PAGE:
Flores con­fi­dent on re­turn to Catcher says his shoul­der is OK

The Washington Times Daily - - Weather -

VIERA, FLA. | Five springs ago, Je­sus Flores ar­rived at Washington Na­tion­als camp as a burly 22-year-old catcher. He had a rocket arm, could han­dle the bat well enough to last on the Na­tion­als’ 25-man ros­ter through­out 2007 as a Rule 5 pick and was quickly deemed the “catcher of the fu­ture” in D.C.

Since 2009, though, Flores has spent more time learn­ing about labrum surgery and re­ha­bil­i­ta­tion, about the dev­as­ta­tion and frus­tra­tion that comes with a freak foul tip turn­ing into a ca­reer-al­ter­ing in­jury, than he has be­ing that player. In the mean­time, that “catcher of the fu­ture” la­bel was peeled off his jer­sey and slapped onto that of his coun­try­man Wil­son Ramos.

But as the Na­tion­als pre­pare to open their Grape­fruit League slate this week­end, for the first time since a foul off the bat of Ari­zona’s Chris Young struck him in the right shoul­der, Flores is feel­ing like him­self again. Even if he’s him­self in a lesser role on the Na­tion­als’ ros­ter.

“I feel ex­cited,” he said. “Ac­tu­ally, I feel like the first year I came here.”

It’s a re­fresh­ing feel­ing for Flores. Af­ter so many months (that turned into years) of un­cer­tainty — from an in­jury that went from a bruise to a stress frac­ture to a su­pe­rior labral tear from an­te­rior to pos­te­rior — he’s found his game again com­pletely.

When the Na­tion­als’ catch­ers be­gan work­ing on throws to sec­ond base Fri­day, coaches said Flores’ progress, even from a year ago, was as­tound­ing.

“[Last year] was still, for me, a re­hab­bing year,” Flores said. “Even though I was play­ing, I never felt I was los­ing the fear of throw­ing and do­ing too much stuff with­out wor­ry­ing about my shoul­der. “This year is to­tally dif­fer­ent.” Flores went home to Venezuela this off­sea­son to play for the Nave­g­antes de Ma­gal­lanes in the Venezue­lan Win­ter League, part of the plan for him to gather 500 or so at-bats from the start of the 2011 sea­son un­til the start of this spring. He played al­most ev­ery day and added 218 at-bats to the 295 he ac­crued be­tween the mi­nors and the ma­jors in 2011, while hit­ting .330 with a .368 on-base per­cent­age and a .514 slug­ging per­cent­age. He opened eyes in­side the Na­tion­als’ or­ga­ni­za­tion and out. He also re­gained the con­fi­dence he had been with­out for so long.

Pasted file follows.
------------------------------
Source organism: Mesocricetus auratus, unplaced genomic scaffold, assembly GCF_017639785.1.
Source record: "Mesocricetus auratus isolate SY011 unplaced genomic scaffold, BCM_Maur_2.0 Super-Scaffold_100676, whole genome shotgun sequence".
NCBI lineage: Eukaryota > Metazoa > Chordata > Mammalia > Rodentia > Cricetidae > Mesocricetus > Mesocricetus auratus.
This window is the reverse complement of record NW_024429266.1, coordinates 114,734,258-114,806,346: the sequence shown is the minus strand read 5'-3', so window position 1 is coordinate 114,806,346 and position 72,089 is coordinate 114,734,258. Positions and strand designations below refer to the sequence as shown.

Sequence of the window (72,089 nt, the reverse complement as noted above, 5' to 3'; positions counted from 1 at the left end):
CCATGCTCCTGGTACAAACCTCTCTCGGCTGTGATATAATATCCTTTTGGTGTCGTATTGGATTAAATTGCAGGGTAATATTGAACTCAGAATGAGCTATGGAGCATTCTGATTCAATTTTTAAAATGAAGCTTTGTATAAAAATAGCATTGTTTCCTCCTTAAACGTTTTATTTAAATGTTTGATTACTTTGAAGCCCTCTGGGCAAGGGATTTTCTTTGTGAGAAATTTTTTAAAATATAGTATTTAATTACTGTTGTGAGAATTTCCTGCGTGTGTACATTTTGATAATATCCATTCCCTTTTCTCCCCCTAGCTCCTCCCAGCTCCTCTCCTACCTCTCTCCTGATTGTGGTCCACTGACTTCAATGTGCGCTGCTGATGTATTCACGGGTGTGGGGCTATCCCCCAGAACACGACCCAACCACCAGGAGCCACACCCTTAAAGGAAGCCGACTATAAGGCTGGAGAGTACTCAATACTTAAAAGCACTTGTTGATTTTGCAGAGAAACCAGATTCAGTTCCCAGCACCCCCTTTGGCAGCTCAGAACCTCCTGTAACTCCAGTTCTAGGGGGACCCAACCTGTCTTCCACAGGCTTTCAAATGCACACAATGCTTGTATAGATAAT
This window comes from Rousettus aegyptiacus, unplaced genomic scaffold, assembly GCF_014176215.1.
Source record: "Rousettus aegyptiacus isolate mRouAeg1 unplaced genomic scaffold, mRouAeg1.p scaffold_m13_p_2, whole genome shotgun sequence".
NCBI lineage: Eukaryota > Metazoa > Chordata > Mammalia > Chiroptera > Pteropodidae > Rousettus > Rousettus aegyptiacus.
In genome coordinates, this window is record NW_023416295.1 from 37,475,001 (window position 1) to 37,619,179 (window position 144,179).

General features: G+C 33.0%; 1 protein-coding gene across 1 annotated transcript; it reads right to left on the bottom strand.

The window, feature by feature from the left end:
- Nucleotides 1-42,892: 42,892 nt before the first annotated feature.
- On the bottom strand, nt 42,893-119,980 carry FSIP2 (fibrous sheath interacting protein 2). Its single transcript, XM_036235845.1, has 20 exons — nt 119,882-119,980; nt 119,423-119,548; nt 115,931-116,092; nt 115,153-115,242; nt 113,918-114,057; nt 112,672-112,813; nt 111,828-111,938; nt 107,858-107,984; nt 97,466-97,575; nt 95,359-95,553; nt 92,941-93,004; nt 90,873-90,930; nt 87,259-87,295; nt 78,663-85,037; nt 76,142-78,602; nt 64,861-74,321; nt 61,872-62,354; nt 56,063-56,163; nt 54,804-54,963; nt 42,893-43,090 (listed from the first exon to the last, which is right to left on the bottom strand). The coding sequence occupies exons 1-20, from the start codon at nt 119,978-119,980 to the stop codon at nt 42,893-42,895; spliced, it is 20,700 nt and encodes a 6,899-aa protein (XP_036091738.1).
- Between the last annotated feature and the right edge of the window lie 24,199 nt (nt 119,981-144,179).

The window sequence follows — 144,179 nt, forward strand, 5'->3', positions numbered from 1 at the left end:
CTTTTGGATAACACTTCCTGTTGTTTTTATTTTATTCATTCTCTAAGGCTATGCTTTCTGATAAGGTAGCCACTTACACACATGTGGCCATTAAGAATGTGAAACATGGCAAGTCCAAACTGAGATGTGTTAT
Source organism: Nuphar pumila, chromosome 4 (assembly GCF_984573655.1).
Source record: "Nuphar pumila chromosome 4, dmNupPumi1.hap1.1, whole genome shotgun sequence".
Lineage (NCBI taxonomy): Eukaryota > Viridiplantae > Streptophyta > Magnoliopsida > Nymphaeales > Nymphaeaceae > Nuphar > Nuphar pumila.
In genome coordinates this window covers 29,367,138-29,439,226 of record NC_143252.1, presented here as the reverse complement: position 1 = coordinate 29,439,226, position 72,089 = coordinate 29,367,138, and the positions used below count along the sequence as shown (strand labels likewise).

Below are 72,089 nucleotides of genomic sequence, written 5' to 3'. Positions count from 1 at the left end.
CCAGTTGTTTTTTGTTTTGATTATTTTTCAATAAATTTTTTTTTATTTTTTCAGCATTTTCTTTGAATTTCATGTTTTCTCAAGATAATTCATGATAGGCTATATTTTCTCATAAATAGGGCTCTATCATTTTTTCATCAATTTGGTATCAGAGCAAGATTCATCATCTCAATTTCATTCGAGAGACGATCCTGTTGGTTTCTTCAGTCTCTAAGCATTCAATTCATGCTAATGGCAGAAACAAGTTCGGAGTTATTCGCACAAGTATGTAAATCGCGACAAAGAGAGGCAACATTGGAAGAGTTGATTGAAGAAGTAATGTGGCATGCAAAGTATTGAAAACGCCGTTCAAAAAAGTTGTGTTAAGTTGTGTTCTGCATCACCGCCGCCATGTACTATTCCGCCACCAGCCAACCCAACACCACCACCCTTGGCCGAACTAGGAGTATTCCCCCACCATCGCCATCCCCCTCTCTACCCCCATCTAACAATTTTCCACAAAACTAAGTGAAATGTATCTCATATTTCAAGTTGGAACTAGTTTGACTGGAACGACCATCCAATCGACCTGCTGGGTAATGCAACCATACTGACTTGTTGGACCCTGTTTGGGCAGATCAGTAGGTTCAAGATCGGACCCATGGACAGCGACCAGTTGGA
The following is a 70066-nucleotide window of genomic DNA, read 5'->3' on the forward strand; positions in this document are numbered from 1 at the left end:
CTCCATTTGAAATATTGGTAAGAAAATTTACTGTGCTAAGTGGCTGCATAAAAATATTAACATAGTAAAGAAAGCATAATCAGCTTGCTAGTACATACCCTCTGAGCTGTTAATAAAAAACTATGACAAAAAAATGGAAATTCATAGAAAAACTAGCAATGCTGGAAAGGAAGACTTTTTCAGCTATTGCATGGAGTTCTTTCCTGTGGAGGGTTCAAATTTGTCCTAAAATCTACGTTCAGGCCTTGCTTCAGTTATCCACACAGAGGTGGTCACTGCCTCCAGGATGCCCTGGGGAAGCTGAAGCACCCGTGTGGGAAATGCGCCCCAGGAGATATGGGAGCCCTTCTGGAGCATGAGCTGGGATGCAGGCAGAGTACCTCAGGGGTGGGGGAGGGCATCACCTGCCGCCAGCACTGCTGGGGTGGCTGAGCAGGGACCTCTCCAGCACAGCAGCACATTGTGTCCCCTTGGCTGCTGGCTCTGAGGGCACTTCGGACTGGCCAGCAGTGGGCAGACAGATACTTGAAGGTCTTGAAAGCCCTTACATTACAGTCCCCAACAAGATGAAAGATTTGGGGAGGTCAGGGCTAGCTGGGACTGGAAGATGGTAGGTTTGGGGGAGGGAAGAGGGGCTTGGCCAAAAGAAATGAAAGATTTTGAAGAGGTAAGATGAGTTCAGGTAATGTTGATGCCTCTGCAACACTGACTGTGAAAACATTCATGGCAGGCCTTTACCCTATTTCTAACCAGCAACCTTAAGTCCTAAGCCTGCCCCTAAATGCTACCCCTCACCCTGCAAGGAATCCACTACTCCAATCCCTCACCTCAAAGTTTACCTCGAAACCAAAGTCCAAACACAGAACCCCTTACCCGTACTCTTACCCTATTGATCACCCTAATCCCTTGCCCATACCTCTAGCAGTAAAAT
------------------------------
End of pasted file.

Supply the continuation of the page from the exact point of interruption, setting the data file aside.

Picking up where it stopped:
“When he first came over here, he had a can­non,” said Na­tion­als man­ager Davey John­son, who sug­gested as an ad­viser at the time that the Na­tion­als se­lect Flores from the New York Mets in the 2006 Rule 5 draft.

“I can say now he’s a lot closer [to that],” John­son added. “To a man, when we cri­tique him in [the coaches’ con­fer­ence room], we’re re­ally pleased. We re­ally think that the work he did in the win­ter league erased some, prob­a­bly, men­tal re­stric­tions he’d put on him­self to baby the arm.

“He’s not 100 per­cent back, but he’s aw­ful close.”

When Flores was called up to the ma­jor leagues in July last year af­ter Ivan Ro­driguez went down with an oblique strain, his arm strength was an is­sue. Run­ners would at­tempt to steal al­most at will and 16 of the 20 who tried suc­ceeded in his 22 games be­hind the plate.

But with time, and through work early most af­ter­noons with for­mer bench coach Pat Cor­rales, that zip be­gan to truly re­turn. In Venezuela, he was able to con­tinue build­ing — while not al­low­ing the daily rep­e­ti­tion to break him down.

The re­sult, for the Na­tion­als, couldn’t have been bet­ter. With one of the most for­tu­nate catch­ing sit­u­a­tions in the ma­jor leagues they’ve got ei­ther a solid backup to Ramos or a valu­able trade chip if Flores plays as well as he feels.

“I can’t wait to watch those two play all year,” bench coach Randy Knorr said.

But Flores still doesn’t see him­self as a No. 2 catcher, even if he’s changed. One player noted that be­fore Flores got hurt he was phys­i­cally more im­pos­ing — more like the man who’s taken the No. 1 job in his place, Ramos. But this is who he is now: a 6-foot-1, 230-pound, 27year-old catcher who be­lieves in his soul he’s still des­tined to be a starter some­day.

“I know Wil­son is the No. 1 and I’m happy for him,” Flores said. “He had a great year last year and he’s got a lot of fu­ture but I feel the same way. I can do more. . . . If I have the chance to play, it’s the only way I can show it.

“Right now, ev­ery­thing looks clear about No. 1, No. 2, but for me, in my mind — we both want to help the team win and that’s what we care about first — per­son­ally [be­ing a starter] is more what I want.”

NOTES: Jayson Werth (back spasms), Adam Laroche (an­kle), Chad Tracy (knee) and Yunesky Maya (flu) all missed the ma­jor­ity of the Na­tion­als’ work­out Wed­nes­day. Werth, who sat out Tues­day as well, was feel­ing well enough to take bat­ting prac­tice in­doors and shag fly balls in the out­field. Laroche tweaked his an­kle run­ning the bases on Tues­day and Tracy re­ceived a cor­ti­sone shot. None of the in­juries is con­sid­ered se­ri­ous.

Newspapers in English

Newspapers from USA

© PressReader. All rights reserved.